"It is true that this is a shame to me that I cannot read and write. I will take my elder son from the fields and he shall go to a school in the town and he shall learn, and when I go into the grain markets he will read and write for me so that there may be an end of this hissing laughter against me, who am a landed man."
from Chapter 20:
"When a man's house is full of wild dogs he must seek peace elsewhere."
from Chapter 22:
As he had been healed of his sickness of heart when he came from the southern city and comforted by the bitterness he had endured there, so now again Wang Lung was healed of his sickness of love by the good earth of his fields and he felt the moist soil on his feet and he smelled the earthy fragrance rising up out of the furrows he turned for the wheat.
from Chapter 34:
Then his sons bought a carved coffin hewn from a great log of fragrant wood which is used to bury the dead in and for nothing else because that wood is as lasting as iron, and more lasting than human bones, and Wang Lung was comforted. And he had the coffin brought into his room and he looked at it every day.
"This field we will sell and this one, and we will divide the money between us evenly. Your share I will borrow at good interest, for now with the railroad straight through I can ship rice to the sea and I..."
But the old man heard only these words, "sell the land," and he cried out and he could not keep his voice from breaking and trembling with his anger, "Now, evil, idle sons—sell the land!" He choked and would have fallen, and they caught him up, and he began to weep. Then they soothed him and they said, "No—no—we will never sell the land—"
"It is the end of a family—when they begin to sell the land," [Wang Lung] said brokenly. "Out of the land we came and into it we must go—and if you will hold your land you can live—no one can rob you of land——"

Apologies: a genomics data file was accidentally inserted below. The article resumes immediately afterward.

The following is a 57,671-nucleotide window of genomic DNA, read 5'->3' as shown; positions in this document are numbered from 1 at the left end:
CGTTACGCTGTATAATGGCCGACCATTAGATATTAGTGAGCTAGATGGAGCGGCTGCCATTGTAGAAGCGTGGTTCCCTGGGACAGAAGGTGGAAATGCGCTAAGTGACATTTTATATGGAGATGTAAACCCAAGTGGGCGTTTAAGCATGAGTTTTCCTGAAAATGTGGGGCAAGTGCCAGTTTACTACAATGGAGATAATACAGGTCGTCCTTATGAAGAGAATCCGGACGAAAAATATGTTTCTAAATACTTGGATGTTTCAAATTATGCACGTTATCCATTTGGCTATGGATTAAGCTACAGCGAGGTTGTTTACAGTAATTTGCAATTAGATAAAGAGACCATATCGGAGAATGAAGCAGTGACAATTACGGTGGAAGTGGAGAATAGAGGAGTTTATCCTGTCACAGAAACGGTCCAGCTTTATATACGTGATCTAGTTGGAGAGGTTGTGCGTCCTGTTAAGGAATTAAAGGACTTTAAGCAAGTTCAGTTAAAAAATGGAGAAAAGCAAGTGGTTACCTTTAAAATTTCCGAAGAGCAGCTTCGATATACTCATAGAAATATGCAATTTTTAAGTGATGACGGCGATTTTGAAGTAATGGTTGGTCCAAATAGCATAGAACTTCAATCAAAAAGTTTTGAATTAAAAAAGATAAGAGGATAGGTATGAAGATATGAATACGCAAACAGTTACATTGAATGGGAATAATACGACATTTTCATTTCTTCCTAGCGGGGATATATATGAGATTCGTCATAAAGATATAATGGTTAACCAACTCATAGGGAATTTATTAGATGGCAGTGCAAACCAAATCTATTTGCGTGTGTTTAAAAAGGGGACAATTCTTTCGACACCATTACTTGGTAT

"Rest assured, our father, rest assured. The land is not to be sold." But over the old man's head they looked at each other and smiled.
The sentiments or principles being expressed, implied, or impressed by the excerpts I quoted above do not necessarily reflect my own view. They earned my picky pen simply because they either awed me or appalled me—especially deplorable were the male-chauvinistic ways of thinking during those patriarchal times.
Nonetheless I'd like to emphasize that, in retrospect, most of the men in those patriarchal times—who thought lowly of women (and children)—are more forgivable than the males of our times because patriarchy was the norm back then. Unpardonable, to reiterate, are the males of today who, despite the revolution of the females' role in our society and the advancement of knowledge, still think lowly of women—such men are those who deserve to be dismissed as lowly and pathetic human beings (if "beings" they may be called at all).
Moreover these male-chauvinistic ways come in various forms and degrees, from guys who tend to whistle, smirk, or jeer when a girl of their fancy is passing by to boyfriends and husbands who justify infidelity or verbal and physical abuse as a masculine privilege.